According to research conducted by researchers from Osaka University, Japan, adopting modifiable healthy lifestyles is associated with prolonged life expectancy. This rule works for individuals even more than 80 years of age. Even if there are major comorbidities in each life stage since middle age. The findings of the research imply that improving one’s lifestyle is important for one’s increased lifespan. Even older patients and those with multimorbidity can increase their lifespan by adopting modifiable healthy lifestyles.
The researchers observed a prospective cohort of 20,373 men and 26,247 women aged 40-80 years. They assessed the following eight modifiable lifestyle factors:
1. Consumption of fish, fruit, and milk
2. Walking and/or participation in sports
3. Body-mass index (BMI)
4. Smoking status
5. Consumption of alcohol
6. Sleep duration
The researchers analyzed the impact of adopting modifiable healthy lifestyles on lifetime gain during the ages 40 to 102 years.
This study used a baseline survey from the JACC (The Japan Collaborate Cohort). It was a large research effort performed in 45 different locations in Japan from 1988 to 1990 and involved 49,021 people. The attempt aimed to find what variables led to cancer and cardiovascular disease death.
The questionnaire included questions on:
- 1. Diet
3. Use of alcohol
4. Smoking status
5. Sleep duration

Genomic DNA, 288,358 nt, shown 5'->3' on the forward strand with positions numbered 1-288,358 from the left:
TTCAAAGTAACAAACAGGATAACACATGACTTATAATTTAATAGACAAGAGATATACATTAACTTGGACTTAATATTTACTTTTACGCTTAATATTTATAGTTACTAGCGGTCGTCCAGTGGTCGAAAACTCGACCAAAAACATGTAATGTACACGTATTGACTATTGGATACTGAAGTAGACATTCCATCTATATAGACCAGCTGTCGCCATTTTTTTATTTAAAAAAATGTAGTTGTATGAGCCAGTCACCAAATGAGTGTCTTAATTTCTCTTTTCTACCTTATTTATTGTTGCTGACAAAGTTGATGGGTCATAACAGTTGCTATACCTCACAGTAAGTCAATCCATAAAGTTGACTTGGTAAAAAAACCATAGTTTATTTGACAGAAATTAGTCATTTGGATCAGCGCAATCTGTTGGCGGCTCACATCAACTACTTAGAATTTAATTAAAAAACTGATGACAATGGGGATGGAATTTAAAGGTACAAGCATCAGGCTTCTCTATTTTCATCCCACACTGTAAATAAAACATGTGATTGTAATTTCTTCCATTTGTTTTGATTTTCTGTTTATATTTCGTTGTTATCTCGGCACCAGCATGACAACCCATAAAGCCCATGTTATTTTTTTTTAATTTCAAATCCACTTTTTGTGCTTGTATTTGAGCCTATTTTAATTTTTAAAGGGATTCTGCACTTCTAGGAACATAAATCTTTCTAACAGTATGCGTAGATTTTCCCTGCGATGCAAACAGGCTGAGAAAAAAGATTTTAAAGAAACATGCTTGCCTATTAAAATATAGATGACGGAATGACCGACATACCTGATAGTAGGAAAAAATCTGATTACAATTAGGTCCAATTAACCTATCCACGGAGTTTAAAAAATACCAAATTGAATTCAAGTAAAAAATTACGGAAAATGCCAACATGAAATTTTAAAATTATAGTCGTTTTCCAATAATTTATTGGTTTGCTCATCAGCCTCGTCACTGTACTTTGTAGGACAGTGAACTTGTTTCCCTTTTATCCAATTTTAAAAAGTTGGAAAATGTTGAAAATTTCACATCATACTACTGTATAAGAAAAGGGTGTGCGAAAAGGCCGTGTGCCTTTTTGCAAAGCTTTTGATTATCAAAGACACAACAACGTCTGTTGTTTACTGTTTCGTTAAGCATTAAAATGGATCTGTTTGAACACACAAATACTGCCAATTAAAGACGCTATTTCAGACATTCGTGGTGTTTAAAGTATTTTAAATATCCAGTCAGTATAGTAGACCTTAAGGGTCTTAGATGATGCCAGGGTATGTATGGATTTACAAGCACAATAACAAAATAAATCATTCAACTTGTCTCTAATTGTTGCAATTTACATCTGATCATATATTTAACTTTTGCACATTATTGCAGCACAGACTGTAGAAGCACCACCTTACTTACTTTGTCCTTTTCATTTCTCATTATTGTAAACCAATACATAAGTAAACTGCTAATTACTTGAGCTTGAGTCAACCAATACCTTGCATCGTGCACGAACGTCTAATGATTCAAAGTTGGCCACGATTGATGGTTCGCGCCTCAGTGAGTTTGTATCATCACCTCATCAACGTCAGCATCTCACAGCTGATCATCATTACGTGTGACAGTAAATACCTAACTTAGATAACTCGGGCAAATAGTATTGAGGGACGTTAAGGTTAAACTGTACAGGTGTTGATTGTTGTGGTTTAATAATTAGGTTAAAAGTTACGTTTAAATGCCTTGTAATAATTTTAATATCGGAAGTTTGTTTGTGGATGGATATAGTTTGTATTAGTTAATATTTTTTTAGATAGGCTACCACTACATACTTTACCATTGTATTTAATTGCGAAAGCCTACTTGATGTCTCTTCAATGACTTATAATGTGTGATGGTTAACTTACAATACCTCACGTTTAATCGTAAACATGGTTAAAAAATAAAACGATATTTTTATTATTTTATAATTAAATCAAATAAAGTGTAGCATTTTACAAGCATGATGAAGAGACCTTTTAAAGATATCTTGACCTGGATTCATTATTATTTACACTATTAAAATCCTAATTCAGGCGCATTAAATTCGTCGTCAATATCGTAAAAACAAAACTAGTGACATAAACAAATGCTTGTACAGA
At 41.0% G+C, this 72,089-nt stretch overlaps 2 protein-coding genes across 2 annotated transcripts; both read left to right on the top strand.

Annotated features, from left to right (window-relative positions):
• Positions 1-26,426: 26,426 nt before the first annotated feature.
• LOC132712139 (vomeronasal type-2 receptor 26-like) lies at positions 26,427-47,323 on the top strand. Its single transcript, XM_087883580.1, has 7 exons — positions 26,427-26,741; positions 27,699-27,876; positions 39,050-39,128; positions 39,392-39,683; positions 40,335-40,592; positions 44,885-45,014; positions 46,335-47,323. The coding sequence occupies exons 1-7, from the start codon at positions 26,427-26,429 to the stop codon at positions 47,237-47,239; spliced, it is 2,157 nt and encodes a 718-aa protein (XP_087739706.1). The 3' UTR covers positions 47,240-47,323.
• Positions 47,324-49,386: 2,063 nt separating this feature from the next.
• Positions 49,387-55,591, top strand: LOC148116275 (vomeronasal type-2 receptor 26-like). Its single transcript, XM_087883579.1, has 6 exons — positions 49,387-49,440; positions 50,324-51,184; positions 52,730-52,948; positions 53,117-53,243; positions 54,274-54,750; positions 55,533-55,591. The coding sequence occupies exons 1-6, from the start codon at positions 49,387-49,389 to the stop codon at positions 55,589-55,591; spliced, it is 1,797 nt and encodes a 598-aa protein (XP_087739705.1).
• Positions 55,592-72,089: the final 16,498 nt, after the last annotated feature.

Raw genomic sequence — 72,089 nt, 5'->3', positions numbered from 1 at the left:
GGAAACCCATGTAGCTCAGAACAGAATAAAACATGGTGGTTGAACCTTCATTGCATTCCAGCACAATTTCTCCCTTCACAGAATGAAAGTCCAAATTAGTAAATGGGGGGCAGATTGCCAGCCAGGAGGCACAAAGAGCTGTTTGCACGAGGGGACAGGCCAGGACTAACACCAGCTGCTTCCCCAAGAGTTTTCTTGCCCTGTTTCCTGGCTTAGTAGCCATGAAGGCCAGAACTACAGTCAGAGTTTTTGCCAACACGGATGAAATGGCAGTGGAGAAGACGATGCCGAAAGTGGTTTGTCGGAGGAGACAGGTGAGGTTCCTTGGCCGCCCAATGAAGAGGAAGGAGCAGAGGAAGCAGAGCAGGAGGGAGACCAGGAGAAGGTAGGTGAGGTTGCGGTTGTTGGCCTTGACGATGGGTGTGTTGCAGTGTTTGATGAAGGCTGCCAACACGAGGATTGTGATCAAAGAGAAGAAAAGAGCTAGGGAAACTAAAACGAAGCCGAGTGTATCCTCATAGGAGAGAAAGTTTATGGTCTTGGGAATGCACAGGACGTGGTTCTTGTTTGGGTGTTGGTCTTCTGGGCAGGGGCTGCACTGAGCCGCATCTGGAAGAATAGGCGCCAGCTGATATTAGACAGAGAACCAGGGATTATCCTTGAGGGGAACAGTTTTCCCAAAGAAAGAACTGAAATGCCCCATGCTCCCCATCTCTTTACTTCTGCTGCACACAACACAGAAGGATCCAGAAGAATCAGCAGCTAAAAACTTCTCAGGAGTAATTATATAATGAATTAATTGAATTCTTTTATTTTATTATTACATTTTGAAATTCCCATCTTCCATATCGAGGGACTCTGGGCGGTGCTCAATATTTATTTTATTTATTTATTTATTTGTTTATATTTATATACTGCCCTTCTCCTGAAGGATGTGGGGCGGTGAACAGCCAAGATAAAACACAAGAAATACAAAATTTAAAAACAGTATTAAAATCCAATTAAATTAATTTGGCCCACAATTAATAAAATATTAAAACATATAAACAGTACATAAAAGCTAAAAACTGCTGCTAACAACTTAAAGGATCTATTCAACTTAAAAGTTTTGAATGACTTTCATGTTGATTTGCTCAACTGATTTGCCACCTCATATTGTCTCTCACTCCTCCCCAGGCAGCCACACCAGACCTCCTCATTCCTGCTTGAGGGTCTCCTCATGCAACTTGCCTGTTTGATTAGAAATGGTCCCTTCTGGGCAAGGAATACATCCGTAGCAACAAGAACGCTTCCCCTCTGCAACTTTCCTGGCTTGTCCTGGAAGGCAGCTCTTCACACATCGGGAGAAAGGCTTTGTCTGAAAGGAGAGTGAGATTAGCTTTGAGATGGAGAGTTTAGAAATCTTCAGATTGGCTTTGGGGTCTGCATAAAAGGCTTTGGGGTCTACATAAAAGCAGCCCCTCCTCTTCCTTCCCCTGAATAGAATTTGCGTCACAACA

6. Body mass index (BMI)
The healthy activities were given one point each and the impact of bringing variations in these activities on lifetime gain was evaluated.
The study continued until December 2009.
8,966 people died during the median 21 years of follow-up. These 8,966 people included 3,683 men and 5,283 women. Life expectancy at 40 years for 7-8 points was 46.8 years for men and 51.3 years for women. The impact of adopting modifiable healthy lifestyle on gain in lifetime persisted over the age of 80 years and more (in people with 5 or more factors [especially men]).
Interestingly, the positive impacts were more pronounced in patients having major comorbidities and those having multimorbidity throughout all age categories.
The Study concluded that lifestyle improvements positively affected health even in the presence of chronic health conditions, and that the modification of selected lifestyle was likely to increase life expectancy.